I don't know if I mentioned this on the first review, but suddenly it comes to me that Jacques and Badru are such unique and fascinating character that I think it might be very good to put their characters much earlier than page 49. It's just an idea and may be worthless, but up to this point we have ordinary people experiencing extraordinary trauma, and what is there is very good. I just thought if you could take such wonderful characters as these two and weave them more into the story from early on, it would ramp up the suspense in the first half some. Not that the family would know them necessarily, but they may have seen them, and we get to see them, too. We'd know if they were there that they were important and we'd want to see how they become important later on. If I mentioned this last review, please ignore. It's an idea that isn't really critical, I'm sure. Just something I thought when I encountered them again - that I'd like to see them earlier.

You have an outstanding screenplay. I hope someone picks up on it, soon.
 

Inferno, TMAC 's 2nd Draft

2 out of 3 people found the following review helpful:

Holy Moly! I had to remind myself I'm a big girl so I could sleep after reading this last night.

Overall Recommendation:
5 stars
 
Premise:
5 stars
 
Story structure:
5 stars
 
Character:
5 stars
 
Dialogue:
4 stars
 
Emotion:
5 stars
 
March 01, 2011
This site was having problems when I downloaded the latest version dated 2/28 and, in fact, it gave me an earlier version somehow. So I reviewed the wrong version. So I'm deleting my review and will get the latest version and review again. 3/2/11
Patsy

Below is the review for the version uploaded 02/28/11:

YOU WON'T WANT TO READ THIS IF YOU HAVEN'T READ THE SCREENPLAY YET. FILLED WITH SPOILERS

This new intro with Dante and Beatrice playing in the snow does help me see why Dante would make the choice he does at the end. As it was before, the most important thing about her to me was that she was a willful teenager who disobeyed her parents and was headed down a very bad road. Not a person we’d want someone to doom themselves to everlasting punishment for.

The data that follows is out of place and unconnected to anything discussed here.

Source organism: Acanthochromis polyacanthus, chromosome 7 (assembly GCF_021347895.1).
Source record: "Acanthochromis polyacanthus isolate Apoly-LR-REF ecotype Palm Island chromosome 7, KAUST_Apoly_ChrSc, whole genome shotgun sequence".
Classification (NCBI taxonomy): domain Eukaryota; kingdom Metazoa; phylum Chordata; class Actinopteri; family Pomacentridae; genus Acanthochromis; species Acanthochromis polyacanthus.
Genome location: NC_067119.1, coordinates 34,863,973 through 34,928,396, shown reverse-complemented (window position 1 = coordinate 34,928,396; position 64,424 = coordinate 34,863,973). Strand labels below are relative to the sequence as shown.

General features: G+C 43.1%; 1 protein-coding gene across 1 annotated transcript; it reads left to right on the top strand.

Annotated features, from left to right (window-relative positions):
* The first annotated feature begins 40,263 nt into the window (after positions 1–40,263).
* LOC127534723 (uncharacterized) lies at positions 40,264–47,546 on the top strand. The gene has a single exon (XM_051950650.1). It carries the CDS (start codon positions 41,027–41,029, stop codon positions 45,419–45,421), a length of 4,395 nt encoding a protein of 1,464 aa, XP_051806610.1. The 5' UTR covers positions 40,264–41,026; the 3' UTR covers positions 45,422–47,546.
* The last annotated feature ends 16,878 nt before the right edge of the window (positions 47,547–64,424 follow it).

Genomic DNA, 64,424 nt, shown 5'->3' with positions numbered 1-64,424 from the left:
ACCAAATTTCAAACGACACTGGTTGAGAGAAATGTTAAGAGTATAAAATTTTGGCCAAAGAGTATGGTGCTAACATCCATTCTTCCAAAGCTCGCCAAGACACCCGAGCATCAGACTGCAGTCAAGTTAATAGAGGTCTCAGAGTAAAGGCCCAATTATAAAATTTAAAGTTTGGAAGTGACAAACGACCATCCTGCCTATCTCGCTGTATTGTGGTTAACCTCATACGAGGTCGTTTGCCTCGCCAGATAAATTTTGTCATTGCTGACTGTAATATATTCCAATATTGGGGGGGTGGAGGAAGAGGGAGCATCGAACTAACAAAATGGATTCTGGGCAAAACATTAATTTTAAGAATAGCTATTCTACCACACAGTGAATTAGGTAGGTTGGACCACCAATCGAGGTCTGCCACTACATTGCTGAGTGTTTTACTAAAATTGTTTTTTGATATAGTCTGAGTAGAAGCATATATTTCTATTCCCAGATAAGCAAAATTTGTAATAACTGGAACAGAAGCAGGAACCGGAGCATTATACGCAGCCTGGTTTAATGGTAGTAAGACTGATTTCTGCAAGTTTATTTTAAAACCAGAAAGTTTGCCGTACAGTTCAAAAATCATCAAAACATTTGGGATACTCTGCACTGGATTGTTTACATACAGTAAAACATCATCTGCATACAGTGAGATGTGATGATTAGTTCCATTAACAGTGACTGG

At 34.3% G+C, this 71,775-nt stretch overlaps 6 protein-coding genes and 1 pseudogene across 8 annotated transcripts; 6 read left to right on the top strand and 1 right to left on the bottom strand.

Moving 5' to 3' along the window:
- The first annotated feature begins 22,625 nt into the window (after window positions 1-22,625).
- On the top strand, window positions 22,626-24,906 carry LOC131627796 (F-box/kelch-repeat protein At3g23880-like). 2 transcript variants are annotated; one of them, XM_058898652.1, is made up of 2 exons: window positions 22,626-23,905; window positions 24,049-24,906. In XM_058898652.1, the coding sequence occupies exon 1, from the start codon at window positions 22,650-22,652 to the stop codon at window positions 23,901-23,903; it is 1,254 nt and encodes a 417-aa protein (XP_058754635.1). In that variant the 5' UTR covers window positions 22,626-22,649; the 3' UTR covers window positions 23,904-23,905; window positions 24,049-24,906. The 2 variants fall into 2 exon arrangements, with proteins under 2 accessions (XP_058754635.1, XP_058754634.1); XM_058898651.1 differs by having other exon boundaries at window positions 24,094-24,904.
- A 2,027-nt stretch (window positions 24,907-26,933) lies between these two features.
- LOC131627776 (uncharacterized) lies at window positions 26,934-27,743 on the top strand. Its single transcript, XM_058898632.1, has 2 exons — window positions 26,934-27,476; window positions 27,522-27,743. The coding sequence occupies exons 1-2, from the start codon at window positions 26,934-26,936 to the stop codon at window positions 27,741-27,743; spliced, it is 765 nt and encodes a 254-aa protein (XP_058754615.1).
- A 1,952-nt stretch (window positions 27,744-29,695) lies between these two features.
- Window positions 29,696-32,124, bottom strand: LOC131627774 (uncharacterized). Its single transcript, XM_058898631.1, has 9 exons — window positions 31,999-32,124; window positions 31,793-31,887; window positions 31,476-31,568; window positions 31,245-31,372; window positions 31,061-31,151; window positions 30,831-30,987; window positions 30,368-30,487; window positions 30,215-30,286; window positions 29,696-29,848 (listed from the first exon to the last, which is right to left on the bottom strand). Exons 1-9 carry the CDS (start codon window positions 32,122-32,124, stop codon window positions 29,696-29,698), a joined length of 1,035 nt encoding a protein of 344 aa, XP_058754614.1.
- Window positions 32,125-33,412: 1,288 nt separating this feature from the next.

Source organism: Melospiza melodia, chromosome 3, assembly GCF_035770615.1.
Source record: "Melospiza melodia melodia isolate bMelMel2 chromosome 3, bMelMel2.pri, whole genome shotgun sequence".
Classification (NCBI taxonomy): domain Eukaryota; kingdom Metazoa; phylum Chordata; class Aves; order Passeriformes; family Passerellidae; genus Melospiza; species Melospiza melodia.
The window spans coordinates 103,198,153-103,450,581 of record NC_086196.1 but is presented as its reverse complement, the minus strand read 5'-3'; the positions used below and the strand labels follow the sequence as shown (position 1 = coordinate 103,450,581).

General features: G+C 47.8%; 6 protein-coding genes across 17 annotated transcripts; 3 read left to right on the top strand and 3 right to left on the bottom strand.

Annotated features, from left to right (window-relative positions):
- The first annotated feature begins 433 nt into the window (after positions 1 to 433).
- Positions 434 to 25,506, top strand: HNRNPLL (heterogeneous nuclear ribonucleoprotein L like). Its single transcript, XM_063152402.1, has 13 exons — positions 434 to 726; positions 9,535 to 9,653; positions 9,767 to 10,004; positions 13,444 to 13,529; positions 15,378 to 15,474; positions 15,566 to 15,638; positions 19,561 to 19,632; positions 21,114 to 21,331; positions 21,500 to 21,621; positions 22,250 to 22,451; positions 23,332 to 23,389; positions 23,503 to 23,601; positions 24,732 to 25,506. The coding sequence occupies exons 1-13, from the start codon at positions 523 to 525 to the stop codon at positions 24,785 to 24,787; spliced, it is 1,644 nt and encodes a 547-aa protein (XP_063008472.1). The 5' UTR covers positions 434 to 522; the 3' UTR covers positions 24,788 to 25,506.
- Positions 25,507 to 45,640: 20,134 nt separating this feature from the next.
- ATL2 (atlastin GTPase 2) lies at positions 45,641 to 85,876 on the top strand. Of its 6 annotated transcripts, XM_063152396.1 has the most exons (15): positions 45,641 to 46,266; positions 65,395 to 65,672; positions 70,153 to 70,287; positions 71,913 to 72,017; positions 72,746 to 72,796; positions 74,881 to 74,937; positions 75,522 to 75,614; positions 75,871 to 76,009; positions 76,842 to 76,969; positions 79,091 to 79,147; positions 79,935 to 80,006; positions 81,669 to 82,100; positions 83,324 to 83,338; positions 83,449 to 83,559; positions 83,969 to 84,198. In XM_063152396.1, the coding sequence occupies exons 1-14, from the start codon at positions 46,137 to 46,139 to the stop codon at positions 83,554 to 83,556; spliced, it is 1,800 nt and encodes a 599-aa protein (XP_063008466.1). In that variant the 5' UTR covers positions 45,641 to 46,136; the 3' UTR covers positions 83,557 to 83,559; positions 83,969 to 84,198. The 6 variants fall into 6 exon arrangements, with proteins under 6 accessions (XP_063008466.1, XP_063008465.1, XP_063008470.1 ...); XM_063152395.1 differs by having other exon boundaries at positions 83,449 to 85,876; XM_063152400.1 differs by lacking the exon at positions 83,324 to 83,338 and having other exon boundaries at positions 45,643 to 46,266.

In fact, this is so critical to our accepting his final decision that I’d suggest even more later on it, if only short mental anguish where possibly he’s dreaming that she’s a small child still and is sliding off into hell and screaming for him to save her. This would be his own mind playing tricks on him, but it might be effective in setting the stage for his final decision.

Since his choice comes down to two possible outcomes, both urgent and both should be worthy, I’m not sure leaving us with the impression that Maria and the child aren’t worthy is the best way. We have to feel the anguish that he feels as he knows he’s going to doom one worthy person in order to save another worthy person. What a tough situation, but a fascinating one, as well.

The last foreshadowing of an encapsulated paradise with Maria and the child doesn’t really make me think he’s being offered anything worth letting Beatrice go to hell for. Part of that is because Maria turned on him in the prior scene and became an evil, selfish person (or so it seems to me), and B.L. makes it clear to Dante that eternal life in a make-believe paradise alone with just Maria and the son is just a fake thing (not to mention that, to me, the idea of eternity in a paradise with just two people and nothing else sounds like another form of hell). So in two ways, the choice for a life with Maria is something I can’t ‘feel’ is good or desirable. For some reason, I need to really really WANT him to stay with Maria and the baby… yet, I don’t. So if he chose that option, I’d be… disappointed (to put it mildly).

The point is I would be cheering for Beatrice, which also means Dante can go back to the real world – nothing bad about that, except he can’t change what he caused to happen to Maria and the baby. He’ll always live with regret.

How do you want the audience to feel as the last scene happens? Should they sit there, stunned, realizing the awesome impact of his decision? Should they say NO!!!! It can’t end like this? Or should they be relieved that he didn’t make an unwise choice that will trap him forever in a bubble, and send Beatrice to hell?